What will the world be like without US leadership

Angela Merkel invited Europeans to start preparing for a world without American leadership and reflect on how this world will be.

In Moscow, the answer to this question has been ready for a long time: we will see a multipolar world where countries will respect each other’s sovereignty, where common problems will be discussed at the regional level, as well as in the global board of directors like the Big Twenty.

In general, the world is much safer and more stable than the current one. However, this answer is nothing more than a fantasy that does not take into account either human psychology or the peculiarities of regional systems of international relations.

Yes, the United States is extremely selfish, and in some places destructive. Yes, they interfere in the internal affairs of countries and carry out humanitarian interventions. Yes, it’s on their conscience the destruction of Yugoslavia, Iraq, Libya (we don’t take Afghanistan – it was already destroyed). Yes, their actions led to the fact that Georgia and Ukraine lost their territories, and the latter generally collapsed into a state of civil conflict. All this is true, all this is so. However, US critics overlook or simply ignore the colossal amount of rough work that Americans are doing in the world as part of their global leadership. A work that saves the whole world from a big war and big problems.

Ghosts of the past

Perhaps the most unpleasant consequences of Washington’s departure from the post of world policeman will be in East Asia. First, we will see a sharp aggravation of the situation on the Korean Peninsula – right up to the war with the use of nuclear weapons. Moreover, North Korea can become an aggressor here (try to solve the threat problem from the South, which has lost the American “roof”, and hence military superiority over the North), and South Korea, having decided to launch a preventive strike, including a nuclear one.

Yes, nuclear – because, and this is secondly – the US rejection of world leadership will entail the desire of at least two states (having a nuclear-free status only because the Americans insisted on taking it under their defense umbrella) of East Asia at an accelerated pace to acquire nuclear weapons: South Korea and Japan. And if Seoul needs these weapons to deter Pyongyang (which receives another argument for delivering a preemptive strike), then Tokyo – to protect it from Beijing’s growing power. As an addition to the Japanese bomb, we will see the rejection of pacifist articles of the constitution and the sharp increase in militarism in this country, awakening the terrible ghosts of the past and again raising the question of what caused Tokyo’s inhumane attitude towards the conquered territories in the first half of the 20th century: temporary insanity or still elements of national psychology.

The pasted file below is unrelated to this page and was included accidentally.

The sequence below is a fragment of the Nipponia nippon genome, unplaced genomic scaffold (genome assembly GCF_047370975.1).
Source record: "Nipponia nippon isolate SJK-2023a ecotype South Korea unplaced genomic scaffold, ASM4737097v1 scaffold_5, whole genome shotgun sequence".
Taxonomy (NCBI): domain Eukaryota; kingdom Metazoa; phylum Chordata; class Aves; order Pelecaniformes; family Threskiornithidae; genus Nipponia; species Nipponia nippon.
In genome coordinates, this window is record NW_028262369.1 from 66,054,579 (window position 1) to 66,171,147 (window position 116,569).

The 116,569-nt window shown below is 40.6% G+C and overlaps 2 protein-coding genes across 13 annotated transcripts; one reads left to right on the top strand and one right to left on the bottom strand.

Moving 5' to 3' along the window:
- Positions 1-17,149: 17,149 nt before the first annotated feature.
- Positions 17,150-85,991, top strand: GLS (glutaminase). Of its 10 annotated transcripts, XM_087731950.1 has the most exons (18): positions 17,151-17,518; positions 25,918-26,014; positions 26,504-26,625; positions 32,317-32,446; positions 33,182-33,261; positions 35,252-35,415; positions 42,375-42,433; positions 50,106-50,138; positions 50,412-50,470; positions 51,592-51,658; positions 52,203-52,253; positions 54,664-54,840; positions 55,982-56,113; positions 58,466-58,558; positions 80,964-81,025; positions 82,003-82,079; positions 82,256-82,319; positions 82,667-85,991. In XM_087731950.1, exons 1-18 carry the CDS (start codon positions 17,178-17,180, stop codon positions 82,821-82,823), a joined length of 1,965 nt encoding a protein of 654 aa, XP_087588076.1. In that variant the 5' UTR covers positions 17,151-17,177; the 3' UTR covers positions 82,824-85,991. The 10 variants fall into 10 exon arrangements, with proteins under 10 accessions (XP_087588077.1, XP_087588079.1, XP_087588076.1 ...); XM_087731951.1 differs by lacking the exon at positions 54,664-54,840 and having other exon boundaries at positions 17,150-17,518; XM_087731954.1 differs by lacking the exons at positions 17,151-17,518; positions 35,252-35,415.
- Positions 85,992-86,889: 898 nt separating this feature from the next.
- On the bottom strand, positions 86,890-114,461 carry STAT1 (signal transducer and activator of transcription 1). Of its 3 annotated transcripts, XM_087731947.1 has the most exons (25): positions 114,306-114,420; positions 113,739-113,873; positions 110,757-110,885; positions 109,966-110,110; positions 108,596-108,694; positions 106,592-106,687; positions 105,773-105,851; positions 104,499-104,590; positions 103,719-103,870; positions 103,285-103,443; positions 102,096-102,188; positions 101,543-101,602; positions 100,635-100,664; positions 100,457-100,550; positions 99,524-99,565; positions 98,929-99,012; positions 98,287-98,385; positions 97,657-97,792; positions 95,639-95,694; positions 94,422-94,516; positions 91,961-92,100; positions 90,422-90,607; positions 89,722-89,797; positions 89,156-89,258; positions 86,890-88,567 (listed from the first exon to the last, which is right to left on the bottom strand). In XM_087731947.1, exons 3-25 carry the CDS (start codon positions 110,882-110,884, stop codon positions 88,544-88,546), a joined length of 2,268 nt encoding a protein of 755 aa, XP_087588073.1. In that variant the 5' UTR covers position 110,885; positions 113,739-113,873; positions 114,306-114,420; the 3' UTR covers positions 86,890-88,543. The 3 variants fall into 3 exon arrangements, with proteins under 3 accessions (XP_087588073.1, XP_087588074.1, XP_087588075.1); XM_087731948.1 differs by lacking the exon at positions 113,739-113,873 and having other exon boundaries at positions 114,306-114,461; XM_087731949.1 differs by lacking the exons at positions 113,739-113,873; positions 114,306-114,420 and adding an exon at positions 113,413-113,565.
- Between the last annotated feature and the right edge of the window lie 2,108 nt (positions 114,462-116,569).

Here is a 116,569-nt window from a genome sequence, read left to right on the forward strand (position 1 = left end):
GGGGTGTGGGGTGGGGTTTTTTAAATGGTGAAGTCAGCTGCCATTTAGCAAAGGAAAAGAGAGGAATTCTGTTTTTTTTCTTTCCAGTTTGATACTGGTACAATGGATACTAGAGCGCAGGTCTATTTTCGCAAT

In addition to these two states, the nuclear sword wants to get one territory – Taiwan. If, of course, she succeeds, for today only the guarantees of the United States and its Seventh Fleet are holding China back from attempts to return Taipei to the fold of Motherland. Therefore, intervention is entirely possible – and, given the increased military capabilities of the People’s Liberation Army of China, this will not be a collective swim of a million soldiers through the Taiwan Strait.

And China may not be limited to Taiwan. Only the United States today is restraining the PRC from territorial expansion in the southeast direction, aimed at controlling the islands and almost the entire water area of ​​the South China Sea. Beijing has enough military and economic opportunities to subjugate the entire region to its will (unless, of course, the Japanese manage to show the wonders of diplomacy and create an anti-Chinese alliance in East Asia under their auspices) – and then pay attention to other geographical directions.

Desert Storm

There will be no reason for optimism in the Middle East. In the event the United States withdraws, Israel will fall — the times are gone when the army of this state was an order of magnitude superior to all the armed forces of the Middle East countries, and the prime ministers (even women) had the steel will to make radical decisions. Now the Israeli army cannot even fight normally against Hamas, the elites are indecisive, and the population is divided (to the extent that they are forced to go to the polls three times in order to form a government). Nuclear weapons are unlikely to protect – the territory of Israel is small, and the Arabs may well deliver a preventive disarming strike.